No. 2645 Philadelphia, 1981, Appeal from the Judgment of Sentence of the Court of Common Pleas of Northampton County, Pennsylvania, Criminal Division, No. 914-1980.
James Richard Moyles, Stroudsburg, for appellant.
Donald B. Corriere, District Attorney, Easton, submitted a brief on behalf of Commonwealth, appellee.
Spaeth, Rowley and Cirillo, JJ.
[ 311 Pa. Super. Page 422]
Appellant and three other men were arrested on March 23, 1980 and charged with theft of movable property, receiving stolen property and criminal conspiracy. The trial of appellant and co-defendant Chester Gold was severed from that of co-defendants Daniel Stahler and Edward Harka. Following a jury trial, appellant was found guilty of all charges. Motions for a New Trial and in Arrest of Judgment were filed and denied. On October 1, 1981, appellant was sentenced to not less than eight months nor more than twenty-four months imprisonment, and was made available for immediate work release. Appellant then filed a Motion for Reconsideration of Sentence which was summarily denied on October 13, 1981. This appeal followed.
Appellant raises five issues on appeal: 1) Did the court err in admitting into evidence certain photographs depicting the scene of the crime?; 2) Did the court err in refusing to grant appellant's Motion for a Mistrial?; 3) Did the court err in refusing to grant appellant's Demurrer?; 4) Did the court err in refusing to grant appellant's Motion for a Directed Verdict?; and 5) Did the court abuse its discretion by imposing a sentence upon appellant which was grossly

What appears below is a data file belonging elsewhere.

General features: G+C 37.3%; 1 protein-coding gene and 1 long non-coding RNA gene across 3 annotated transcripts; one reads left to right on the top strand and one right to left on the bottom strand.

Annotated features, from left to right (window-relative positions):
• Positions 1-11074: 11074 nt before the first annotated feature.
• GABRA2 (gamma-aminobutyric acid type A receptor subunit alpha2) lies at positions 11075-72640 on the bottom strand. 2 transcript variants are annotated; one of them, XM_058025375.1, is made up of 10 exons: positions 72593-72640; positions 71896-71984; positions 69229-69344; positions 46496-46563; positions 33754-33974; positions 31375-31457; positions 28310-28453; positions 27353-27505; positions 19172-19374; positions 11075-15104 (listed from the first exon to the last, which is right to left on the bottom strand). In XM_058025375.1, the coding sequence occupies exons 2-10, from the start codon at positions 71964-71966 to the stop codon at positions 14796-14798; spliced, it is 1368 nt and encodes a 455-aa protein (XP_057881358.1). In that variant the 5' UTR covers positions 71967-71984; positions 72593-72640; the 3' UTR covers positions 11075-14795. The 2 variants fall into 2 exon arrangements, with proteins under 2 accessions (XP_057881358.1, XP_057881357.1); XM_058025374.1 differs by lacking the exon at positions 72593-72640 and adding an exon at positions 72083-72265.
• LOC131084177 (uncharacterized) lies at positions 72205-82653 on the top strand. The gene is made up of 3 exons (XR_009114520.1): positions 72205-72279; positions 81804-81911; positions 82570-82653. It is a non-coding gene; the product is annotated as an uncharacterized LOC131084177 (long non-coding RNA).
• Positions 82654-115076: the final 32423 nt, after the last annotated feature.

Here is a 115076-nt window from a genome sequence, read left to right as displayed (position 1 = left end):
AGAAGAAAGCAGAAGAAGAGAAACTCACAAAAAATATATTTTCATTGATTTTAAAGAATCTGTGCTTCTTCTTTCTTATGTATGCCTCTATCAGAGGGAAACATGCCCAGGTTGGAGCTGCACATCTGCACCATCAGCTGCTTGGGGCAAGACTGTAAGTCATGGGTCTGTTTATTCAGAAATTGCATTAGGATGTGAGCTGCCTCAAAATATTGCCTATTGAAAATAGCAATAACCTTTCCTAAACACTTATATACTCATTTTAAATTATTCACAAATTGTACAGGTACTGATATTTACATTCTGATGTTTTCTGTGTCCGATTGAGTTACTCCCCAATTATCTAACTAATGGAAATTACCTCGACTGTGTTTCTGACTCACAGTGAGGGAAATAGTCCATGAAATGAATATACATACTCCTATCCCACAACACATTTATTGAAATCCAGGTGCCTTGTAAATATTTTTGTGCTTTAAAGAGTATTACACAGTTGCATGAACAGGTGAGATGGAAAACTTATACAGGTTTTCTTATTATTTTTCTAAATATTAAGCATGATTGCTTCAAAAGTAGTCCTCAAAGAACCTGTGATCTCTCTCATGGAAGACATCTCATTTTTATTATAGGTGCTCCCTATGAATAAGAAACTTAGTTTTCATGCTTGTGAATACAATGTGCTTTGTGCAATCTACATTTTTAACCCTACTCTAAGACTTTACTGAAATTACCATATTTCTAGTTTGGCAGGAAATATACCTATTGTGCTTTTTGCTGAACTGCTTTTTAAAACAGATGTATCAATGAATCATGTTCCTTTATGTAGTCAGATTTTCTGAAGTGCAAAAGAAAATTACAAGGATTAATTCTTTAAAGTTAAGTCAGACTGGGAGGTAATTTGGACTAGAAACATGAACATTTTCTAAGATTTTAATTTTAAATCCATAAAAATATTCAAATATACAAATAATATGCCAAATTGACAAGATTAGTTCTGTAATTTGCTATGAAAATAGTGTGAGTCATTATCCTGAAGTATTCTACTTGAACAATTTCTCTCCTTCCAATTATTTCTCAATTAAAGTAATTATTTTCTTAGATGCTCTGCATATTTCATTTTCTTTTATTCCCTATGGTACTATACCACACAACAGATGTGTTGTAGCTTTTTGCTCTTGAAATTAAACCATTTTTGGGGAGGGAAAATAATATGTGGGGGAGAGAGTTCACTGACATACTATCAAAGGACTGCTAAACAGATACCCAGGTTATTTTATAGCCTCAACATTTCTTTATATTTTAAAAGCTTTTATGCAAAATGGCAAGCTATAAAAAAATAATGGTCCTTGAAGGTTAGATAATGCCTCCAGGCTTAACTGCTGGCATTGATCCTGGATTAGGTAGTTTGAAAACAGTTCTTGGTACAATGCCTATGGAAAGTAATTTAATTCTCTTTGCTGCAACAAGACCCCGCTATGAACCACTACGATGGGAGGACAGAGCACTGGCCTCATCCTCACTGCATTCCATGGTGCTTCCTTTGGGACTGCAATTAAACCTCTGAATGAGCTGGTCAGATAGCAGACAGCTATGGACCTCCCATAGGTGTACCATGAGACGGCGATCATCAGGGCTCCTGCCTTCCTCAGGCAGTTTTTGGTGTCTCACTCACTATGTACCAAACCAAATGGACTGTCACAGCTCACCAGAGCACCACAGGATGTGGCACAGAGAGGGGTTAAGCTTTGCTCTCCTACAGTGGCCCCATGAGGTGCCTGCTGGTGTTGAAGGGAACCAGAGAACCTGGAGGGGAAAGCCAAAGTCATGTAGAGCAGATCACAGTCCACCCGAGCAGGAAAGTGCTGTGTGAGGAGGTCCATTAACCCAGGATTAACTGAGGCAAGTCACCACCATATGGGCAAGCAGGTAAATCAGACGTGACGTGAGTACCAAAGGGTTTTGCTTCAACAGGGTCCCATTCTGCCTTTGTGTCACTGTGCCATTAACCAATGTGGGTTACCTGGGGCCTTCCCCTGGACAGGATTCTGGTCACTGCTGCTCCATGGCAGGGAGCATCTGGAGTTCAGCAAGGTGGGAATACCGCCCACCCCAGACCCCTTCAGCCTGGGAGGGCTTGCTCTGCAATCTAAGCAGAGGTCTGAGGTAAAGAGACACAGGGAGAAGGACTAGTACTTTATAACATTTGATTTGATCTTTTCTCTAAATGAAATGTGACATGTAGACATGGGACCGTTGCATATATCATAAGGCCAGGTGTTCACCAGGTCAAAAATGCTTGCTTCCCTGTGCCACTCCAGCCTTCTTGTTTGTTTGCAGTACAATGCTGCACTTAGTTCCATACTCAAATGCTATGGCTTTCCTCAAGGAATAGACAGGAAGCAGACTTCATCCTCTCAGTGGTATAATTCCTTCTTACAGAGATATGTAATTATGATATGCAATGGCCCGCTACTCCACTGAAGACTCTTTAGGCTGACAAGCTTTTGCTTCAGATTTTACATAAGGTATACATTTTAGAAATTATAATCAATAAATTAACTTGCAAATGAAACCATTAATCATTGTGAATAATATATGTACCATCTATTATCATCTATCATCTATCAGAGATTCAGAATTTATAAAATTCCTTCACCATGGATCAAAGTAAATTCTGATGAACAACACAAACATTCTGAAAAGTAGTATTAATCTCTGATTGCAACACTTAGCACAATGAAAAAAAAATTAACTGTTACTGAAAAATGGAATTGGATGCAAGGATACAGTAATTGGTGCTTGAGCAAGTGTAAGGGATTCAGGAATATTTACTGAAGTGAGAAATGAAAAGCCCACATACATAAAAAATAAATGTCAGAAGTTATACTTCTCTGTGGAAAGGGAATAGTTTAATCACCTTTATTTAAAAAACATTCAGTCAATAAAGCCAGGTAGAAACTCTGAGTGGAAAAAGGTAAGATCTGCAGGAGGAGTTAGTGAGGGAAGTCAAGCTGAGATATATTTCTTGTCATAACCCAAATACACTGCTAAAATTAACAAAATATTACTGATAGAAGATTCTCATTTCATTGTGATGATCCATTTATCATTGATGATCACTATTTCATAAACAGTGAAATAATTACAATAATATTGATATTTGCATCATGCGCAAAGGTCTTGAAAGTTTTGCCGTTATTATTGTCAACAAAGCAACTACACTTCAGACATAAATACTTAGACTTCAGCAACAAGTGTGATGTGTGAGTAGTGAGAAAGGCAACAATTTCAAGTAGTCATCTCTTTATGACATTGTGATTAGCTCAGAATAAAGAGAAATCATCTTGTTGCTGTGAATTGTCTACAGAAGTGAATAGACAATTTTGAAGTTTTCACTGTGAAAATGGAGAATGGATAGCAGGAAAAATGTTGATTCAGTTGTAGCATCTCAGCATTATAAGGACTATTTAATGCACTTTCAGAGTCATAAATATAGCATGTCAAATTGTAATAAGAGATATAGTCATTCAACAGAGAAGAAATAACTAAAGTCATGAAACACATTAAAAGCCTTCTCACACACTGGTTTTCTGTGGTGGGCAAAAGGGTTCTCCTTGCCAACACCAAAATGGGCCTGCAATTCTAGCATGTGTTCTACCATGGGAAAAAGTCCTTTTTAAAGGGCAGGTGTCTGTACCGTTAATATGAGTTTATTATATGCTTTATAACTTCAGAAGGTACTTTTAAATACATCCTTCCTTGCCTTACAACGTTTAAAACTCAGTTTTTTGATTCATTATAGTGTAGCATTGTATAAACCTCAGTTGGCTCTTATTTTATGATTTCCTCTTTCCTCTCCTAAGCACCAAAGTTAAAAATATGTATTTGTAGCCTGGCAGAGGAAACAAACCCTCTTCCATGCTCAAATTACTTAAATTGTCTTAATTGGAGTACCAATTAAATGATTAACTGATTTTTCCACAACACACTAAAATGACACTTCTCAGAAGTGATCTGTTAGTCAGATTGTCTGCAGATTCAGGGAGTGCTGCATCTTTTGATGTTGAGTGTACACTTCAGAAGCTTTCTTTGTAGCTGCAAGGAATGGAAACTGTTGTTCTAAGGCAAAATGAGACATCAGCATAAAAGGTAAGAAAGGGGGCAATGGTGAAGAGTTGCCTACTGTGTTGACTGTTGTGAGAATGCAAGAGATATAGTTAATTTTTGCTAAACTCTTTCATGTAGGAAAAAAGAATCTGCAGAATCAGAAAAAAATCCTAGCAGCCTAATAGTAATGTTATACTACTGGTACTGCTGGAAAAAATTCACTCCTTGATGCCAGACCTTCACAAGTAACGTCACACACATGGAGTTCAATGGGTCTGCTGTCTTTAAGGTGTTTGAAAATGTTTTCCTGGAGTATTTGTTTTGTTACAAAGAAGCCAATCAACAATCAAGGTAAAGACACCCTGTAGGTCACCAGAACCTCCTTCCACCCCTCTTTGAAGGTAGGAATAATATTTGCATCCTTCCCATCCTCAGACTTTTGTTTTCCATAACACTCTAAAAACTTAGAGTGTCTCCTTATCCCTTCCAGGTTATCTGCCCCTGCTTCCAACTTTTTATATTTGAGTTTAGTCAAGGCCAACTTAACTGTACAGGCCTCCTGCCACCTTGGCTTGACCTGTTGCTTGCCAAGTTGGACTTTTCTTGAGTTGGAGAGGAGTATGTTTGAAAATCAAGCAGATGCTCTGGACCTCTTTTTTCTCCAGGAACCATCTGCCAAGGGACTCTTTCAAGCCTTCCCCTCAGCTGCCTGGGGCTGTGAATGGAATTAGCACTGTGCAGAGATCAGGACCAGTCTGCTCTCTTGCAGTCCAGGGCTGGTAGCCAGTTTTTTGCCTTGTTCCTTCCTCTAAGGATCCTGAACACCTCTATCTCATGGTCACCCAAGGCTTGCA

[ 311 Pa. Super. Page 423]
disparate to that imposed upon co-defendants Stahler and Gold?
The facts of the case are as follows. On the night of March 23, 1980, Officer Richard Kitlar of the Bethlehem Township Police observed appellant and his three co-defendants trying to push something into a Ford Falcon automobile. The vehicle was parked near an embankment at a closed entrance to a Bethlehem Steel quarry. Upon arriving at the vehicle, Officer Kitler discovered that it was filled with a "tremendous amount" of copper wire. Beginning at the vehicle, there was a continuous trail of footprints, disturbed terrain, drag marks and strands of wire which led through the quarry to a stone crusher building where conduit pipe had been cut and copper wire had been stripped. This trial was followed on the night in question and again the next morning, at which time it was photographed. At the crusher, a hacksaw, new hacksaw blades and blade wrappers were found. The copper wire found in the vehicle was positively identified as having come from the freshly cut conduit pipes at the crusher.
At trial, the Commonwealth introduced into evidence photographs depicting footprints and drag marks from the site where the car was parked to the stone crusher. Appellant argues that the admission of these photographs was improper for two reasons: 1) a proper foundation was not laid for introduction of the photographs; and 2) the footprints in the photographs were in no way linked to appellant. The admission of photographs in a criminal case is in the sound discretion of the trial court and will not afford grounds for reversal absent a flagrant abuse of discretion. Commonwealth v. Reese, 237 Pa. Super. 326, 352 A.2d 143 (1975). We find no such abuse of discretion in this case.
A review of the record indicates that a proper foundation was laid for admission of the photographs. Three Commonwealth witnesses testified that the photographs were a fair and accurate depiction of the scene on the night in ...